Doing this before looking at your phone each morning helps you fall asleep fast at night

A woman lays on her back in bed with her smartphone held in front of her face with two hands after waking up from a night's sleep
(Image credit: Getty Images)

Reaching for our phones is the first thing most of us do when we wake up after a night's sleep. But this daily habit of mindless scrolling before we even lift our heads off the pillow could be impacting our ability to fall asleep fast at night.

According to experts, getting natural sunlight exposure first thing each morning and crucially before you check your phone could be the answer to falling asleep faster later that night. This is because natural sunlight exposure first thing helps regulate circadian rhythm (the body’s internal clock). 

Even if you have invested in the best mattress for your body, it can be difficult to fall asleep quickly and easily when your circadian rhythm is out of whack. Here, we’ll explore why getting natural sunlight exposure first thing in the morning (yes, before you dive into WhatsApp) is so important for nighttime sleep. 

How morning sunlight helps improve your sleep

Regulation of circadian rhythm 

According to the Centers for Disease Control and Prevention (CDC), we are most susceptible to light levels within one hour of waking up, two hours before we go to bed, plus throughout the night. That means that exposure to sunlight, particularly first thing in the morning, helps regulate our circadian rhythm, which is our body’s internal body clock. 

Sunlight exposure helps to signal to our brains that it's time to wake up and be alert. This exposure suppresses the production of melatonin, the hormone that makes you feel sleepy, which helps you feel more awake during the day. 

Improved sleep-wake cycle 

A woman sits up in bed drinking a cup of tea as sunlight streams in through her open curtains

(Image credit: Getty Images)

As with anything related to establishing healthy sleep schedules, consistency is the key. Opening your curtains wide and allowing natural light to flood your bedroom on a regular basis will help reinforce your body's understanding of when it's time to be awake and when it's time to sleep. 

By establishing a regular wake-up time and exposing yourself to sunlight within an hour of waking (instead of checking your phone in a dimly lit room), you reinforce this cycle, making it easier to fall asleep faster at night and wake up refreshed in the morning.

Enhanced melatonin production 

It might sound counterintuitive, but suppressing melatonin levels first thing in the morning through natural sunlight exposure will boost melatonin levels later that night. That’s because sunlight exposure triggers the production of serotonin, the mood-boosting hormone that makes us feel alert. 

Around two hours before bedtime, any remaining serotonin gets metabolized into melatonin, the hormone that helps prepare our brains and bodies for sleep. You can boost your body’s production of melatonin further by dimming the lights and turning off the tech (the blue lights emitted from our screen stem melatonin production), helping you to fall asleep faster.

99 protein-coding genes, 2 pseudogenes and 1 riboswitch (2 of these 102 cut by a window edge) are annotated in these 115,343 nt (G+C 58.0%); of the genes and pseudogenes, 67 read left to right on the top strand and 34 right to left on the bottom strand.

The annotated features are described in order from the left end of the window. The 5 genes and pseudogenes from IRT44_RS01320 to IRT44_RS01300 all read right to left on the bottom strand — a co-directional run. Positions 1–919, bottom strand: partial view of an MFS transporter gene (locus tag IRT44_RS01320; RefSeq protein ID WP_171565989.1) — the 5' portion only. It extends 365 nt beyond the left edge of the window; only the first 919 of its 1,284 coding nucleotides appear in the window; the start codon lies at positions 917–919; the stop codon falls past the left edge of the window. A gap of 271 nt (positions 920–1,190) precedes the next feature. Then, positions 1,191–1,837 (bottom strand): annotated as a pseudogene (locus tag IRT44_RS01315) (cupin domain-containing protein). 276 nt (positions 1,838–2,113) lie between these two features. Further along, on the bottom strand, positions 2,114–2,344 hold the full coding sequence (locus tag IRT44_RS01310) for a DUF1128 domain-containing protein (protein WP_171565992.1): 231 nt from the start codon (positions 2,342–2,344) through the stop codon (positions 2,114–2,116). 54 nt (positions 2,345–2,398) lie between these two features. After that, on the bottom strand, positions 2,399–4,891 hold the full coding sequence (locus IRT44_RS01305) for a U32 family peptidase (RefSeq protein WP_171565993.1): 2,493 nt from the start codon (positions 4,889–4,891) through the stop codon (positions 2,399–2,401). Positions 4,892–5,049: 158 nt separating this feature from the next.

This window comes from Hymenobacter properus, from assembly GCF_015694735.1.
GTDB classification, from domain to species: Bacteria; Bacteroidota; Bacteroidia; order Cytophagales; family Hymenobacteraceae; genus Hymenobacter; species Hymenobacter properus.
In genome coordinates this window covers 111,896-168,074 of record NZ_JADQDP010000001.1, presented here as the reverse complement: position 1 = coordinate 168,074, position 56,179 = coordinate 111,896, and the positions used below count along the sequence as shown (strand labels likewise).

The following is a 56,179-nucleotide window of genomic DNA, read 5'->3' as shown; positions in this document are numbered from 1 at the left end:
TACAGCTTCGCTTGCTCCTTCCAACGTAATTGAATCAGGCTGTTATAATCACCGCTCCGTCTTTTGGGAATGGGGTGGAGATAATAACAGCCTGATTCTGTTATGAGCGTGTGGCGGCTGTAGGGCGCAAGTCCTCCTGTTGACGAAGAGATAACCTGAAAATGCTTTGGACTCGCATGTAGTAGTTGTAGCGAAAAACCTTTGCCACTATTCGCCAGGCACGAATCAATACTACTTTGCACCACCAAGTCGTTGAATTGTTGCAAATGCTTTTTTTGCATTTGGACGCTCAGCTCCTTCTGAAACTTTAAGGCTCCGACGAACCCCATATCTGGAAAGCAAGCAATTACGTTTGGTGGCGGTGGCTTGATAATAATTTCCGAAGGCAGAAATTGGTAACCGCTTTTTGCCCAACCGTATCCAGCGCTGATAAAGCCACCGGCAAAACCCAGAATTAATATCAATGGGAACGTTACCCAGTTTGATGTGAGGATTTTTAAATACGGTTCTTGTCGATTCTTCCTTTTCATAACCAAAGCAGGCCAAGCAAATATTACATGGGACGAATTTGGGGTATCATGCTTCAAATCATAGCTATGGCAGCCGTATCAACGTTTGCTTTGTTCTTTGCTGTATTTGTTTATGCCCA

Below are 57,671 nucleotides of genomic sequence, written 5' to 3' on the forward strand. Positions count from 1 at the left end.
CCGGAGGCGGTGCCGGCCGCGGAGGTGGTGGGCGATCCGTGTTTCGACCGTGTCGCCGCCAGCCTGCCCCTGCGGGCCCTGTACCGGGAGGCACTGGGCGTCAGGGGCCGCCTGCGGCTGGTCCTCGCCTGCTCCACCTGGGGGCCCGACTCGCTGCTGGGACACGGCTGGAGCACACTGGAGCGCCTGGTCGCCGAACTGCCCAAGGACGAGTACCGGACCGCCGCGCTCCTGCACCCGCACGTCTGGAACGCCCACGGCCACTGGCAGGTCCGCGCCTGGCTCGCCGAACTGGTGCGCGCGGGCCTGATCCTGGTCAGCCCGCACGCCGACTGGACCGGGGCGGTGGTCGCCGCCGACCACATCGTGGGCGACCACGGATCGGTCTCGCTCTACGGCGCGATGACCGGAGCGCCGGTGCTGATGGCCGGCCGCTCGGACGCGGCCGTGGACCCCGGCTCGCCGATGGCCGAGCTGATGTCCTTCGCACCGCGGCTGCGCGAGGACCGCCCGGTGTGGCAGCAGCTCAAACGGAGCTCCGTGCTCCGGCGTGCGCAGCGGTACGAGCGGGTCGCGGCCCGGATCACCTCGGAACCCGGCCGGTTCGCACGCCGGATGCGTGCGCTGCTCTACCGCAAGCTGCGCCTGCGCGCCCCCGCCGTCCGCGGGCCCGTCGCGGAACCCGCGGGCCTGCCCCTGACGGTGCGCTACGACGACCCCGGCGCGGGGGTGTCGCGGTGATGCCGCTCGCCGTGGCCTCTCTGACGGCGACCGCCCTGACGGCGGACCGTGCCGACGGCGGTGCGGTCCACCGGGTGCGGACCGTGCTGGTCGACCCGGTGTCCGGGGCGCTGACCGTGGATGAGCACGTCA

How to get more sunlight exposure

A woman with long dark hair sits up in bed with her arms stretched in the air as sunlight streams in through her open curtains

(Image credit: Getty Images)

Now that we know that morning sunlight exposure is crucial to our sleep quality, you might be wondering how to increase your daylight exposure. According to a study by Harvard Medical School, we should aim for 30 minutes of daylight within an hour of waking. You can do this by: 

  • Opening your curtains wide: Opening your blinds or curtains allows sunlight into your bedroom 
  • Going for a walk or a jog: Getting outside first thing in the morning increases sunlight exposure
  • Setting your alarm earlier: Waking up earlier means you'll have time to eat your breakfast on your porch or in a sunny spot inside your home 

Natural light vs SAD lamp: Which is best for sleep? 

We’ve established that sunlight exposure within an hour of waking can improve our overall sleep quality. But what if you wake before the sun, live in a region with limited sunlight, or are a shift worker? 

While sunlight exposure is the preferred method of boosting serotonin levels first thing in the morning, a light therapy box is the next best thing. A light therapy box (also known as a S.A.D. lamp) mimics the effects of sunlight by emitting a bright light, and is often used to combat Seasonal Affective Disorder (SAD).

Light therapy boxes are a useful alternative to natural sunlight for shift workers, or for those who require extra help in establishing a healthy sleep schedule during the darker winter months. 

Nicola Appleton
Sleep Features Editor

Nicola Appleton is Sleep Features Editor at Tom’s Guide, specialising in quality news content surrounding sleep and wellbeing. Nicola cut her teeth as a journalist in a busy newsroom in Bristol, UK, 15 years ago as part of a team at Britain's largest independent press agency. Since then, her job as a journalist has taken her to the States, to Sydney, and then back to Blighty, where she has written and edited features for a whole host of prominent British and international brands, including  The Independent, The Sydney Morning Herald, HuffPost, Refinery29, Stylist and more. As well as tackling the vast topic of sleep, Nicola will be joining the raft of expert mattress reviewers at Tom's Guide, helping steer readers towards the very best mattresses on the market.